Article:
Is This What We Expect?
After Clinton, Americans may be ready for a different kind of President--a straight shooter. Can Gore fit the profile?
By Eric Pooley
(TIME, August 31) -- No matter how ugly things get for Bill Clinton, it seems, he can always count on Al Gore. "I am proud of him," Gore said from Hawaii on Monday, even as other Democratic politicians were diving for cover or parading their carefully worded disappointment in the President. Gore is feeling good about Clinton "not only because he is a friend but because he is a person who has had the courage to acknowledge mistakes. I am honored to work with this great President."
Scout's honor. The Vice President is nothing if not loyal (not to mention helpful, friendly, courteous, kind and obedient), but loyalty gets you only so far. At some point every Vice President with an eye on the top job must find a way to excise his boss without looking like a Brutus. For Gore, the trick will be to put some breathing room between himself and Clinton's character issues and to do it soon--but not so soon that he appears disloyal. "The question is when and how Gore can resurface," says Hank Sheinkopf, a New York City-based political consultant who worked on the Clinton-Gore media campaign in 1996. "He's done a brilliant job of staying out of view during the scandal, but at some point he's got to find the right time to jump up and remind people that he's not Clinton."
Not Clinton: it's a tough role for a man who has been running a three-legged race with the President for most of this decade. But it may be the key to Gore's success in 2000, because Americans are likely to want a very different kind of President next time around--not simply one who has control over his personal life (Gore's got no apparent troubles there) but one who levels with the people in all matters, who says it straight and doesn't dissemble. "The reaction now will be to look for just the opposite [of Clinton]," says G.O.P. media consultant Alex Castellanos, "someone who can look you in the eye and tell you hard truths about big things and serious things." Even Democrats like Sheinkopf agree. "This scandal will redefine our politics," he says, "and take it back to basics. The candidate who succeeds will be plainspoken, honorable, not a lot of fluff. People want a President with fewer complications."
After six years in Clinton's White House, Gore has acquired complications galore. TIME has confirmed that Attorney General Janet Reno is reconsidering whether to seek the appointment of an independent counsel to investigate the Clinton-Gore fund-raising operation in 1996, including whether Gore made illegal telephone solicitations from the White House. Last December, Reno shut down a probe of about 45 Gore fund-raising calls on grounds that he had sought only so-called soft money--party-building funds--for the Democratic National Committee. After the cash came in, DNC officials funneled some of it into "hard-money" accounts (which paid for candidates' television advertising and the like), pushing many donors over their legal limits for hard-money contributions. Reno said she made her decision because there was no evidence Gore knew of the diversion. But last March, a Senate governmental-affairs committee report asserted that Gore "continued to make telephone solicitations even after being advised [of the diversion] by a DNC memorandum in February 1996." Justice Department sources confirm that Gore's possible knowledge of the transactions is one of the issues before Reno now. The Attorney General, who faces a contempt-of-Congress citation for what the House G.O.P. sees as her recalcitrance in the matter, is expected to reach a decision by the end of this month.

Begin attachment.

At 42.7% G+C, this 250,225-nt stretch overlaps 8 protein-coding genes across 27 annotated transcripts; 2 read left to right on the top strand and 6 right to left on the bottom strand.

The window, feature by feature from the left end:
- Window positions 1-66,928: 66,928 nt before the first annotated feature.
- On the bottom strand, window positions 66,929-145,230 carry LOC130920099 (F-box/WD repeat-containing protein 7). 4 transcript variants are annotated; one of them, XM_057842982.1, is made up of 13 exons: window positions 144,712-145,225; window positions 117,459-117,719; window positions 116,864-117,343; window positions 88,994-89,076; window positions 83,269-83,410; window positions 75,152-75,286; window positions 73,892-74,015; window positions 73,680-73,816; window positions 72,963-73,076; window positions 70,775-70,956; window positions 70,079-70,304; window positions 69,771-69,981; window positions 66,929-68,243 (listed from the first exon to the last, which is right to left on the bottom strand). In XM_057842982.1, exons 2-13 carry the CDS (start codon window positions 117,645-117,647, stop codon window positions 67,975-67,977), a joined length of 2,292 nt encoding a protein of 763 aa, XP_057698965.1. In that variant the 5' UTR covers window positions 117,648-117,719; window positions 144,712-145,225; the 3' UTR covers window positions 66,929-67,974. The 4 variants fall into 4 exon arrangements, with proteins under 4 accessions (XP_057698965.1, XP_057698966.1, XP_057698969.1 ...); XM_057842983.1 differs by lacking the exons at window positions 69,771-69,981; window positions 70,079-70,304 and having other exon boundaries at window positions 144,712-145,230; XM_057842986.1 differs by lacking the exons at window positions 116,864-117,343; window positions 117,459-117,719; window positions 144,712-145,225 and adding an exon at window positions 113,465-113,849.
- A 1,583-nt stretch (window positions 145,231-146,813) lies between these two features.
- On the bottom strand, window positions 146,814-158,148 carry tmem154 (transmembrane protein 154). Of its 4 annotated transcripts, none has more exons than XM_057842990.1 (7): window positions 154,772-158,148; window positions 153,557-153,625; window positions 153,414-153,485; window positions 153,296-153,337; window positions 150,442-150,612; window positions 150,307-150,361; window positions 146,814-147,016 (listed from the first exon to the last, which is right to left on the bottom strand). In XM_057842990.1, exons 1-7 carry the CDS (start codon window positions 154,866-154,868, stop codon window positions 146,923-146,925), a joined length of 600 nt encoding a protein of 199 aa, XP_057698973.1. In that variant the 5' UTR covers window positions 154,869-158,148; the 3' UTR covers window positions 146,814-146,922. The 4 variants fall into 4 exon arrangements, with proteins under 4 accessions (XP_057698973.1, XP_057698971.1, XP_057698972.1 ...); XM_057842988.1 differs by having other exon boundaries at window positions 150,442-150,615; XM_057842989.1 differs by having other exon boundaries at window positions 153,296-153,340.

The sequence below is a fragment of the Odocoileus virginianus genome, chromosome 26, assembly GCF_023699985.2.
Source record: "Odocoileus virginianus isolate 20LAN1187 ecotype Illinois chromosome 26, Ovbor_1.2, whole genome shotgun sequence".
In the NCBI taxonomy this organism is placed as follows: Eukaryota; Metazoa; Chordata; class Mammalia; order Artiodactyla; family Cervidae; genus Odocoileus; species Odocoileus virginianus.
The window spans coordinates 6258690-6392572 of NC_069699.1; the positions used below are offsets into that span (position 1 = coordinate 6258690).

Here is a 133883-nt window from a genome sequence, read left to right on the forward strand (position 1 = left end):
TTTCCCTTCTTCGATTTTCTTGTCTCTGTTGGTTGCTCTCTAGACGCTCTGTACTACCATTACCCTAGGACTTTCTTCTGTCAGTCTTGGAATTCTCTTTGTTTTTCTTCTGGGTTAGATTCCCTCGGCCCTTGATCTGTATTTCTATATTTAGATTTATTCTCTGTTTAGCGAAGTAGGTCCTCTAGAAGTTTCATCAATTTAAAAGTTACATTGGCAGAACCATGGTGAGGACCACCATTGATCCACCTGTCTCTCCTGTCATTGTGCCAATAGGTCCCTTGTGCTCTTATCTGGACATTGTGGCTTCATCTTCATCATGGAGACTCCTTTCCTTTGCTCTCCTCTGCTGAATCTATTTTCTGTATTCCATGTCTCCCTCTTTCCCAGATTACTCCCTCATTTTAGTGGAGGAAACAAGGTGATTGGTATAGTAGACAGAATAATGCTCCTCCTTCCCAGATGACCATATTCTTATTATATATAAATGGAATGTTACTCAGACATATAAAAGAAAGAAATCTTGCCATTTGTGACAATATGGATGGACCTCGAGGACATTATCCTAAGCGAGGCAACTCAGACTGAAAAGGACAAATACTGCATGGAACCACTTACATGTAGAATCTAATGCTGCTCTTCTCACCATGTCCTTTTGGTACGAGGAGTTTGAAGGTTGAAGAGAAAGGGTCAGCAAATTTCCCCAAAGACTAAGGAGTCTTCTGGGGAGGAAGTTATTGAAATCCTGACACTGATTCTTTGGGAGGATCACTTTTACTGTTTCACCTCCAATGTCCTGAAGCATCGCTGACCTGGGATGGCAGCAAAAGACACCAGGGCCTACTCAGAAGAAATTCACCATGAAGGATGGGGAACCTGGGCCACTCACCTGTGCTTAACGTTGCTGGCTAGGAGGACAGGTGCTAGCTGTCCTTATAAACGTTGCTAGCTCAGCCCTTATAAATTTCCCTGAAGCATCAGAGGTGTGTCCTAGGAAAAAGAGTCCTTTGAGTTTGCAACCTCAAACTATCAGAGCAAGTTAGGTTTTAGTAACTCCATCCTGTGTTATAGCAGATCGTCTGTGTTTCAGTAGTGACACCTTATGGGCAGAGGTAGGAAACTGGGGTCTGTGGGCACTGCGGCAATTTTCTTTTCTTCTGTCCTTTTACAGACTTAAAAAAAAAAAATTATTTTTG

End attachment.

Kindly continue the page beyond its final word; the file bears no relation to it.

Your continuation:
Even without a special prosecutor, Republican strategists believe they have plenty of ammunition to use against Gore. One television spot in 2000 might begin with a clip of Clinton from this week, insisting that his denial of an affair with Monica Lewinsky had been "legally accurate," then cut to Gore squirming like an eel in March 1997, saying there was "no controlling legal authority" barring him from making those fund-raising calls. The kicker: DO YOU REALLY WANT FOUR MORE YEARS OF DOUBLE TALK?
"Someone's going to make that spot," says Republican consultant Stuart Stevens, who worked on the Dole campaign in 1996. "Obviously there's a qualitative difference between what Gore did and what Clinton did, but there's also a unifying thread: anyone from third grade on knows they weren't being honest, and people are sick of politicians who parse the truth." What's more, says Stevens, if Gore doesn't find a way to express his discomfort over Clinton's dalliance with an intern, "his lack of outrage will start to define him. At what point does his loyalty to Clinton end and his own set of values begin?"